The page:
Owning Your Title: An Interview with Jeff Goins

As we move into 2015, we’re championing the value of “story,” so we caught up with Jeff Goins of Goins, Writer for some inspiration.

Jeff believes that we all have a story to tell, but sometimes the best stories don’t get the attention they deserve. Through his blog and podcast, Jeff encourages others to tell their stories well. He’s also the author of four books and has created an online course called Tribe Writers

Along with sharing his own journey to becoming a writer, we asked him to reflect on the topic of “naming.” As creatives, we’re often afraid to step out and acknowledge our craft, due to fear that we don’t measure up. The best stories, though, are those in which the characters step out, despite risk of failure, and pursue their dreams. 

We’re fascinated by your idea that to become something, you simply need to acknowledge yourself as that. Can you explain that a bit more?

I believe that activity follows identity. Before you can become something, you have to become someone. For me, becoming a writer began with calling myself one, acting like it, and then believing it. It’s like a Jedi mind trick for becoming your true self.

Branding yourself as a writer undoubtedly took courage and sacrifice. Were there any turning points in your journey that contributed to this decision?

As I said, owning the title was huge for me. When I asked best-selling author Steven Pressfield when does a writer become a writer, he said, “When he says he is. You are when you say you are.” That was a big moment for me. I started calling myself a writer after that, and I began to act like it. I’m not way into mystical stuff, but there’s something powerful about saying out loud what you want to be. And on a practical level, if you’re going around calling yourself a writer or an artist or even an entrepreneur, you had better act like it. Or people will call you something else: liar.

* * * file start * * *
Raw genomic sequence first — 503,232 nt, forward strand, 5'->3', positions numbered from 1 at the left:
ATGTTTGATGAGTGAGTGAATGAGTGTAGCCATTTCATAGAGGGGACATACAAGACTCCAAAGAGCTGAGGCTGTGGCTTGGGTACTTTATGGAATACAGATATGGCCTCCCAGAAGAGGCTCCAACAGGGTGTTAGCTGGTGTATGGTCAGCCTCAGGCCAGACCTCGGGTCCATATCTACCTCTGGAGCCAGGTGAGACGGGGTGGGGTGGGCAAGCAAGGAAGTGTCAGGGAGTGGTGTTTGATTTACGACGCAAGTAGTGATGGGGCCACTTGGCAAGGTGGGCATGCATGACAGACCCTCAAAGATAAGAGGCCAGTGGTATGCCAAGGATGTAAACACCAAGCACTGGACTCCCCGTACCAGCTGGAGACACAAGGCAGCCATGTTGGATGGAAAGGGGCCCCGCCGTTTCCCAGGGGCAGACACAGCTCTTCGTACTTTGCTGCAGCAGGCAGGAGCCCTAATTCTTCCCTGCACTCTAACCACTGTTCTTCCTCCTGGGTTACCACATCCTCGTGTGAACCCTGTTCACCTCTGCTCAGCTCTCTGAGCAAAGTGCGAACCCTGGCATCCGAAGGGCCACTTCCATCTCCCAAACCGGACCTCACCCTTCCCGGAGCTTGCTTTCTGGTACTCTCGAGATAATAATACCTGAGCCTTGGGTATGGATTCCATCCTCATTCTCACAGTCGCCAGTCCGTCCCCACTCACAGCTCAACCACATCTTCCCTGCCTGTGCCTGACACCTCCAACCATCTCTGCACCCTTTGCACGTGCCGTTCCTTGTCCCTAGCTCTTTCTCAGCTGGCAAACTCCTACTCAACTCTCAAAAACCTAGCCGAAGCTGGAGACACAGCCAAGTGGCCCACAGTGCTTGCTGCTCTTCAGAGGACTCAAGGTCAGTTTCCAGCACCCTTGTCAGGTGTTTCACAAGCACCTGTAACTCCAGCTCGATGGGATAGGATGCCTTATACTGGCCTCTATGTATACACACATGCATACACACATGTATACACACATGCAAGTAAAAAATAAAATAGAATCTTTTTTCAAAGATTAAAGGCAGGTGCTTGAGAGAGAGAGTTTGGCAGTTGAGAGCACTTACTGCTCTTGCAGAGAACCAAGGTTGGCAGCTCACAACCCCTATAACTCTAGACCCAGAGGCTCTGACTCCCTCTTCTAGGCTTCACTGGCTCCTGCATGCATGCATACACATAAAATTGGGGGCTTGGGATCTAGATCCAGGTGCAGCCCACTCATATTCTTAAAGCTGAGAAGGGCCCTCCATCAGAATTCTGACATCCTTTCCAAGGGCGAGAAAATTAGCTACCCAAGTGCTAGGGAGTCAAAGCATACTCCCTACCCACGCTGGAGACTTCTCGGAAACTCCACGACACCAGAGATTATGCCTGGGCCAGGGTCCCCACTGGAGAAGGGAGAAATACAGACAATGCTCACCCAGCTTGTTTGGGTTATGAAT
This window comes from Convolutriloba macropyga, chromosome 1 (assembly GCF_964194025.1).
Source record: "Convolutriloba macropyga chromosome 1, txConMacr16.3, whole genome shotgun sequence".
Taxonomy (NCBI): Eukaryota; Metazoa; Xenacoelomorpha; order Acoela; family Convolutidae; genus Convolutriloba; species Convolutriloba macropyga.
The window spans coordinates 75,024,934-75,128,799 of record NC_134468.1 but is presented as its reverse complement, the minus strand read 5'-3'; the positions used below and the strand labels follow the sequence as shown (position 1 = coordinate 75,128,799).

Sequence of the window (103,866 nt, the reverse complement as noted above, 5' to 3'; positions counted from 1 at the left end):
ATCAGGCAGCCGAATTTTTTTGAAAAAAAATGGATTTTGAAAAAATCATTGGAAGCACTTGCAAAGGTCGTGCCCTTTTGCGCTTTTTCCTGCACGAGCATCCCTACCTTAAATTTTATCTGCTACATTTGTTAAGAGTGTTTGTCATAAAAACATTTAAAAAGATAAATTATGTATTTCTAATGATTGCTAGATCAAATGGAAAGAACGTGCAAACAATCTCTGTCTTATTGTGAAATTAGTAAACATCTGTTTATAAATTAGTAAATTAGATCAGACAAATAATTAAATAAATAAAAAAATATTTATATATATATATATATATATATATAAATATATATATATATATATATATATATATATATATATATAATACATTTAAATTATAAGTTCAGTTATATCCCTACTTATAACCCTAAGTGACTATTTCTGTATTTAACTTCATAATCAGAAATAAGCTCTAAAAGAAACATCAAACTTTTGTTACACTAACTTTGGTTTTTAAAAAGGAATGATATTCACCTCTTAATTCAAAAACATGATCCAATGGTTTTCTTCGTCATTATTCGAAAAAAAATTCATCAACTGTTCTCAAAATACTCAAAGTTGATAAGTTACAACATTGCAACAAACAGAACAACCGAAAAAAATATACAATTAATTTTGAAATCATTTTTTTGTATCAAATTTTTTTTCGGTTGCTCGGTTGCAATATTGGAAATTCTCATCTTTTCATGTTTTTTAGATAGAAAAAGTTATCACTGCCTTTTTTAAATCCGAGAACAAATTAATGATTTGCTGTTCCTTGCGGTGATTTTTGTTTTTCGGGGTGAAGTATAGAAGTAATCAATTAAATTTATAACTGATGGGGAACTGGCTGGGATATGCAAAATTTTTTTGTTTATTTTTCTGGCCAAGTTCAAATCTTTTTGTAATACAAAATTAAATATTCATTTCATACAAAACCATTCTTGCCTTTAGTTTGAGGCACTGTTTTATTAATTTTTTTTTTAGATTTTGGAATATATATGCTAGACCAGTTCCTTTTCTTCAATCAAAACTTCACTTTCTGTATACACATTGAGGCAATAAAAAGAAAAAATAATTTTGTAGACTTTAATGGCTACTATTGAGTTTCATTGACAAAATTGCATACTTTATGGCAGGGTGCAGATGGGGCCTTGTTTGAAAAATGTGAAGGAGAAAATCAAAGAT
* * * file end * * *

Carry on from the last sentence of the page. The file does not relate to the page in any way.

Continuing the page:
What were the biggest obstacles you had to overcome once deciding to pursue writing full time?

Time. Writing takes time. Marketing takes time. Building a business takes time. And I had very little of it. Learning how to use my margin to make the most of my time was crucial.

If you weren’t writing, what would you be doing?

Thinking about writing. Or maybe traveling.

What key advice would you give to entrepreneurs and creatives about to make the leap to pursue their dream?

Take your time. The best leaps aren’t leaps at all. They are bridges built over time. Don’t underestimate the power of gradual change. Slow and steady usually wins the race.

Our thanks to Jeff Goins for his time and insight. To learn more about him (we recommend doing so), visit his website or say hello on Twitter

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